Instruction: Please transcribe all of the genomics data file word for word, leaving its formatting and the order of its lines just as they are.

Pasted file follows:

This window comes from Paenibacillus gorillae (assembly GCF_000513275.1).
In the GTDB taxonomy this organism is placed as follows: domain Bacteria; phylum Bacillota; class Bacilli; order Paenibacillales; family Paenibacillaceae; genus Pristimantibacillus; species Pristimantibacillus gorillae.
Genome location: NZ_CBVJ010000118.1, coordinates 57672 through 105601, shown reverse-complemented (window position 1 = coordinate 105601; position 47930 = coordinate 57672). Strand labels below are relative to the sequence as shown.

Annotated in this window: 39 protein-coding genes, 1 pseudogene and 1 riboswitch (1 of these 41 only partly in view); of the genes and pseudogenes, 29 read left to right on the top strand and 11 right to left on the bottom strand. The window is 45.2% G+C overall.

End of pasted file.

This window comes from Paenibacillus gorillae (assembly GCF_000513275.1).
In the GTDB taxonomy this organism is placed as follows: domain Bacteria; phylum Bacillota; class Bacilli; order Paenibacillales; family Paenibacillaceae; genus Pristimantibacillus; species Pristimantibacillus gorillae.
Genome location: NZ_CBVJ010000118.1, coordinates 57672 through 105601, shown reverse-complemented (window position 1 = coordinate 105601; position 47930 = coordinate 57672). Strand labels below are relative to the sequence as shown.

Annotated in this window: 39 protein-coding genes, 1 pseudogene and 1 riboswitch (1 of these 41 only partly in view); of the genes and pseudogenes, 29 read left to right on the top strand and 11 right to left on the bottom strand. The window is 45.2% G+C overall.